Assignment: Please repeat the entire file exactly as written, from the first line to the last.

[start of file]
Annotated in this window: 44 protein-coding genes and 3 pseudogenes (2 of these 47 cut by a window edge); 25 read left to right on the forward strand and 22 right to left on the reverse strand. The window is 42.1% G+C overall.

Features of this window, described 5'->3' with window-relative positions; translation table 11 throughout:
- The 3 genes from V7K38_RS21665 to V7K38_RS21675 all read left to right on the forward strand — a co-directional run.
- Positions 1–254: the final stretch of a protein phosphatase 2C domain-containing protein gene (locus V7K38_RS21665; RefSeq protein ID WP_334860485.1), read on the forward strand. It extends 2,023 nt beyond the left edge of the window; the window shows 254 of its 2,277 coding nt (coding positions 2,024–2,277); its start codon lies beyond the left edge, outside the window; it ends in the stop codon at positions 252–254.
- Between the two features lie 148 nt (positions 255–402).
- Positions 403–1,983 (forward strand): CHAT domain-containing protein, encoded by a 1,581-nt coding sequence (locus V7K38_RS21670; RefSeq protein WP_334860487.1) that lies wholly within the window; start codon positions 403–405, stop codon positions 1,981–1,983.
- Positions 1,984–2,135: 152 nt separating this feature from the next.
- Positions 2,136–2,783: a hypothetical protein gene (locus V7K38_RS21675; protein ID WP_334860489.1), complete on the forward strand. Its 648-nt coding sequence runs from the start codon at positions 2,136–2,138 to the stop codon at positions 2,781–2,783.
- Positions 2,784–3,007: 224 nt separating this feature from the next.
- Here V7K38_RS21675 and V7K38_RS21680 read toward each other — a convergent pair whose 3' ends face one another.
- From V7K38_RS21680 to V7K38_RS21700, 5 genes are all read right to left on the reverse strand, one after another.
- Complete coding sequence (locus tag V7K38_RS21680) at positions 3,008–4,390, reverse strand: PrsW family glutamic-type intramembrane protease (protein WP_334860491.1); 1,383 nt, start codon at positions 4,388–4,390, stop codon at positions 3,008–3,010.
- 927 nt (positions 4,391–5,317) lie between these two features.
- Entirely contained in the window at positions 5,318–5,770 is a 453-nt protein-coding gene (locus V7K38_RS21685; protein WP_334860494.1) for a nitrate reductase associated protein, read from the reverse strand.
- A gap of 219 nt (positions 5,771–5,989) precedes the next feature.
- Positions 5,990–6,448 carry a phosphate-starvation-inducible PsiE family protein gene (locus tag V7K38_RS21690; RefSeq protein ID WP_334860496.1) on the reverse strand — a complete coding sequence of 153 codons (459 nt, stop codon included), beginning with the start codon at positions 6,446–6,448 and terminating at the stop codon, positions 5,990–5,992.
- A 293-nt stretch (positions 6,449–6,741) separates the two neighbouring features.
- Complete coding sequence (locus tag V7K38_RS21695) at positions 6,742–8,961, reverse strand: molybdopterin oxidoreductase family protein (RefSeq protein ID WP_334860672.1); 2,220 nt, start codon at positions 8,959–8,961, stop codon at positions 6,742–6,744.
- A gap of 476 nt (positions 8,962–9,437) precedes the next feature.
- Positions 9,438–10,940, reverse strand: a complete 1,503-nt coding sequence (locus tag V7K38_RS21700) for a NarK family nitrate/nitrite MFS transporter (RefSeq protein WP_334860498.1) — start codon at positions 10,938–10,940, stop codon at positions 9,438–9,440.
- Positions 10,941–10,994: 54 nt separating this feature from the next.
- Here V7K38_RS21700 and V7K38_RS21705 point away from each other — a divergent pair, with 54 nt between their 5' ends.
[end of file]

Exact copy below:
Annotated in this window: 44 protein-coding genes and 3 pseudogenes (2 of these 47 cut by a window edge); 25 read left to right on the forward strand and 22 right to left on the reverse strand. The window is 42.1% G+C overall.

Features of this window, described 5'->3' with window-relative positions; translation table 11 throughout:
- The 3 genes from V7K38_RS21665 to V7K38_RS21675 all read left to right on the forward strand — a co-directional run.
- Positions 1–254: the final stretch of a protein phosphatase 2C domain-containing protein gene (locus V7K38_RS21665; RefSeq protein ID WP_334860485.1), read on the forward strand. It extends 2,023 nt beyond the left edge of the window; the window shows 254 of its 2,277 coding nt (coding positions 2,024–2,277); its start codon lies beyond the left edge, outside the window; it ends in the stop codon at positions 252–254.
- Between the two features lie 148 nt (positions 255–402).
- Positions 403–1,983 (forward strand): CHAT domain-containing protein, encoded by a 1,581-nt coding sequence (locus V7K38_RS21670; RefSeq protein WP_334860487.1) that lies wholly within the window; start codon positions 403–405, stop codon positions 1,981–1,983.
- Positions 1,984–2,135: 152 nt separating this feature from the next.
- Positions 2,136–2,783: a hypothetical protein gene (locus V7K38_RS21675; protein ID WP_334860489.1), complete on the forward strand. Its 648-nt coding sequence runs from the start codon at positions 2,136–2,138 to the stop codon at positions 2,781–2,783.
- Positions 2,784–3,007: 224 nt separating this feature from the next.
- Here V7K38_RS21675 and V7K38_RS21680 read toward each other — a convergent pair whose 3' ends face one another.
- From V7K38_RS21680 to V7K38_RS21700, 5 genes are all read right to left on the reverse strand, one after another.
- Complete coding sequence (locus tag V7K38_RS21680) at positions 3,008–4,390, reverse strand: PrsW family glutamic-type intramembrane protease (protein WP_334860491.1); 1,383 nt, start codon at positions 4,388–4,390, stop codon at positions 3,008–3,010.
- 927 nt (positions 4,391–5,317) lie between these two features.
- Entirely contained in the window at positions 5,318–5,770 is a 453-nt protein-coding gene (locus V7K38_RS21685; protein WP_334860494.1) for a nitrate reductase associated protein, read from the reverse strand.
- A gap of 219 nt (positions 5,771–5,989) precedes the next feature.
- Positions 5,990–6,448 carry a phosphate-starvation-inducible PsiE family protein gene (locus tag V7K38_RS21690; RefSeq protein ID WP_334860496.1) on the reverse strand — a complete coding sequence of 153 codons (459 nt, stop codon included), beginning with the start codon at positions 6,446–6,448 and terminating at the stop codon, positions 5,990–5,992.
- A 293-nt stretch (positions 6,449–6,741) separates the two neighbouring features.
- Complete coding sequence (locus tag V7K38_RS21695) at positions 6,742–8,961, reverse strand: molybdopterin oxidoreductase family protein (RefSeq protein ID WP_334860672.1); 2,220 nt, start codon at positions 8,959–8,961, stop codon at positions 6,742–6,744.
- A gap of 476 nt (positions 8,962–9,437) precedes the next feature.
- Positions 9,438–10,940, reverse strand: a complete 1,503-nt coding sequence (locus tag V7K38_RS21700) for a NarK family nitrate/nitrite MFS transporter (RefSeq protein WP_334860498.1) — start codon at positions 10,938–10,940, stop codon at positions 9,438–9,440.
- Positions 10,941–10,994: 54 nt separating this feature from the next.
- Here V7K38_RS21700 and V7K38_RS21705 point away from each other — a divergent pair, with 54 nt between their 5' ends.